indices(list, value)

Find the indices at which value occurs in list.

Examples:
• indices([1,0,1,0],1)[0,2]
• indices([2,4,6],4)[1]
• indices([1,2,3],5)[]
distinct(x)

Return a copy of the list x with duplicates removed.

Example: distinct([1,2,3,1,4,3])[1,2,3,4]

list(x)

Convert set, vector or matrix x to a list of components (or rows, for a matrix).

Examples:
• list(set(1,2,3))[1,2,3] (note that you can’t depend on the elements of sets being in any order)
• list(vector(1,2))[1,2]
• list(matrix([1,2],[3,4]))[[1,2], [3,4]]
satisfy(names, definitions, conditions, maxRuns)

Each variable name in names should have a corresponding definition expression in definitions. conditions is a list of expressions which you want to evaluate to true. The definitions will be evaluated repeatedly until all the conditions are satisfied, or the number of attempts is greater than maxRuns. If maxRuns isn’t given, it defaults to 100 attempts.

Example: satisfy([a,b,c],[random(1..10),random(1..10),random(1..10)],[b^2-4*a*c>0])

sum(numbers)

Add up a list of numbers

Example: sum([1,2,3])6

product(list1, list2, ..., listN)

Cartesian product of lists. In other words, every possible combination of choices of one value from each given list.

Example: product([1,2],[a,b])[ [1,a], [1,b], [2,a], [2,b] ]

zip(list1, list2, ..., listN)

Combine two (or more) lists into one - the Nth element of the output is a list containing the Nth elements of each of the input lists.

Example: zip([1,2,3],[4,5,6])[ [1,4], [2,5], [3,6] ]

combinations(collection, r)

All ordered choices of r elements from collection, without replacement.

Example: combinations([1,2,3],2)[ [1,2], [1,3], [2,3] ]

combinations_with_replacement(collection, r)

All ordered choices of r elements from collection, with replacement.

Example: combinations([1,2,3],2)[ [1,1], [1,2], [1,3], [2,2], [2,3], [3,3] ]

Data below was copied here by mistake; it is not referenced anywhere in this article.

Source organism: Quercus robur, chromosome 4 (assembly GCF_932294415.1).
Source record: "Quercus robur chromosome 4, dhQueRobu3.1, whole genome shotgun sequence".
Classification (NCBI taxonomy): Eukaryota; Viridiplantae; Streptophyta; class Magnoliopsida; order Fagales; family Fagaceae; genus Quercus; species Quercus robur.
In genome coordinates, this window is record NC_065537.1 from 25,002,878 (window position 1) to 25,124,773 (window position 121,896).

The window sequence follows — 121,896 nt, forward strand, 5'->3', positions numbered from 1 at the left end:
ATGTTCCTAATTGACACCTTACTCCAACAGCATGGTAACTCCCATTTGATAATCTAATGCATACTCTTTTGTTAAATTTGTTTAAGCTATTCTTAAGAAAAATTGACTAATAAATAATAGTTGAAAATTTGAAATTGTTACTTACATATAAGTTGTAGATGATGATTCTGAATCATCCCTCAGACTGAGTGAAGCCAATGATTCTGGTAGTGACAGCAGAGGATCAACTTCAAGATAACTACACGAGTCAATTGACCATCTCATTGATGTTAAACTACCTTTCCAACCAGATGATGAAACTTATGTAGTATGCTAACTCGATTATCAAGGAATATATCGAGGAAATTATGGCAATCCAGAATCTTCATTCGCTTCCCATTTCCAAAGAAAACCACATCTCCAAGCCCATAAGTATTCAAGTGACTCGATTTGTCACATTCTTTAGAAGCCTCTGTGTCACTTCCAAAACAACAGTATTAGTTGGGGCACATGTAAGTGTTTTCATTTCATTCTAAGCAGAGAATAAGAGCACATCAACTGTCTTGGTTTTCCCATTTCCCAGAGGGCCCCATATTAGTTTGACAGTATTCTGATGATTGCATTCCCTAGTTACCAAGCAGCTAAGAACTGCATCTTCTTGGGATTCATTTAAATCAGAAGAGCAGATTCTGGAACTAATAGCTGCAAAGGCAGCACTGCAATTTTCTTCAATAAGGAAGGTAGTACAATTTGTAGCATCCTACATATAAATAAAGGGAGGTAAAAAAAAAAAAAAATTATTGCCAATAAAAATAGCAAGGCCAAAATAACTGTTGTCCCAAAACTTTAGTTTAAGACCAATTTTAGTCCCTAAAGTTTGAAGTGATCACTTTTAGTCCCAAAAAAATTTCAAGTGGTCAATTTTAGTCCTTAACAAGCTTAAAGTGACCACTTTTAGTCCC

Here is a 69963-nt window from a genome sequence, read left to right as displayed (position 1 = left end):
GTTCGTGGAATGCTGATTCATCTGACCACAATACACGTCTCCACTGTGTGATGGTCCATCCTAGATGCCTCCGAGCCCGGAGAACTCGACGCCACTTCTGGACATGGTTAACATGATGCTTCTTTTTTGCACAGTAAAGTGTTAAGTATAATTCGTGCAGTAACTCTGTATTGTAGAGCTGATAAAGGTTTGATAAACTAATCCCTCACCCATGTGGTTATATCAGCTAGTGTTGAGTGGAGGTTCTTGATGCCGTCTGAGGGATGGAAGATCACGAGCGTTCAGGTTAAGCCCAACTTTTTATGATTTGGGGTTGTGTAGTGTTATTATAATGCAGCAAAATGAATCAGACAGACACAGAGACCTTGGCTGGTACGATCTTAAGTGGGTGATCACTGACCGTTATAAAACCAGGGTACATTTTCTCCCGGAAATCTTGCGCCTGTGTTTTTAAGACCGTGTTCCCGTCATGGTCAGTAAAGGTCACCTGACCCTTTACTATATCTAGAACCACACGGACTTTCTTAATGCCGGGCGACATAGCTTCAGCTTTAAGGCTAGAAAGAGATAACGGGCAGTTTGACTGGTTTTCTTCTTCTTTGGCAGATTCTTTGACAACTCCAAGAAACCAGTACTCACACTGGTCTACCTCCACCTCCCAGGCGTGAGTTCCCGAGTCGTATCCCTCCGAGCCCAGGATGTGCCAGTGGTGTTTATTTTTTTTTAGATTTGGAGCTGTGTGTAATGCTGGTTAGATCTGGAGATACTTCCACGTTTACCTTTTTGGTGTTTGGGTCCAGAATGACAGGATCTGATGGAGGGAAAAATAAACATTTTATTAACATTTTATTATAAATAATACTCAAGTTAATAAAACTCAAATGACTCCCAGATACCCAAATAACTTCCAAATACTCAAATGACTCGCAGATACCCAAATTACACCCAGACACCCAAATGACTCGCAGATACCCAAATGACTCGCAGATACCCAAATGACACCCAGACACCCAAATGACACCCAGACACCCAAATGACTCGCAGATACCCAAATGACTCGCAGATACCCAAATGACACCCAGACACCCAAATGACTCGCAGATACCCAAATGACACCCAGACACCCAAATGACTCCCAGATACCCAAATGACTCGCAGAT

permutations(collection, r)

All choices of r elements from collection, in any order, without replacement.

Example: permutations([1,2,3],2)[ [1,2], [1,3], [2,1], [2,3], [3,1], [3,2] ]

### Dictionaries¶

dict[key]

Get the value corresponding to the given key string in the dictionary d.

If the key is not present in the dictionary, an error will be thrown.

Example: ["a": 1, "b": 2]["a"]1

get(dict, key, default)

Get the value corresponding to the given key string in the dictionary.

If the key is not present in the dictionary, the default value will be returned.

Examples:
• get(["a":1], "a", 0)1
• get(["a":1], "b", 0)0
dict(keys)

Create a dictionary with the given key-value pairs. Equivalent to [ .. ], except when no key-value pairs are given: [] creates an empty list instead.

Examples:
• dict()
• dict("a": 1, "b": 2)
keys(dict)

A list of all of the given dictionary’s keys.

Example: keys(["a": 1, "b": 2, "c": 1])["a","b","c"]

values(dict)
values(dict, keys)

A list of the values corresponding to each of the given dictionary’s keys.

If a list of keys is given, the values corresponding to those keys are returned, in the same order.

Examples:
• values(["a": 1, "b": 2, "c": 1])[1,2,1]
• values(["a": 1, "b": 2, "c": 3], ["b","a"])[2,1]
items(dict)

A list of all of the [key,value] pairs in the given dictionary.

Example: values(["a": 1, "b": 2, "c": 1])[ ["a",1], ["b",2], ["c",1] ]

### Sets¶

set(a,b,c,...) or set([elements])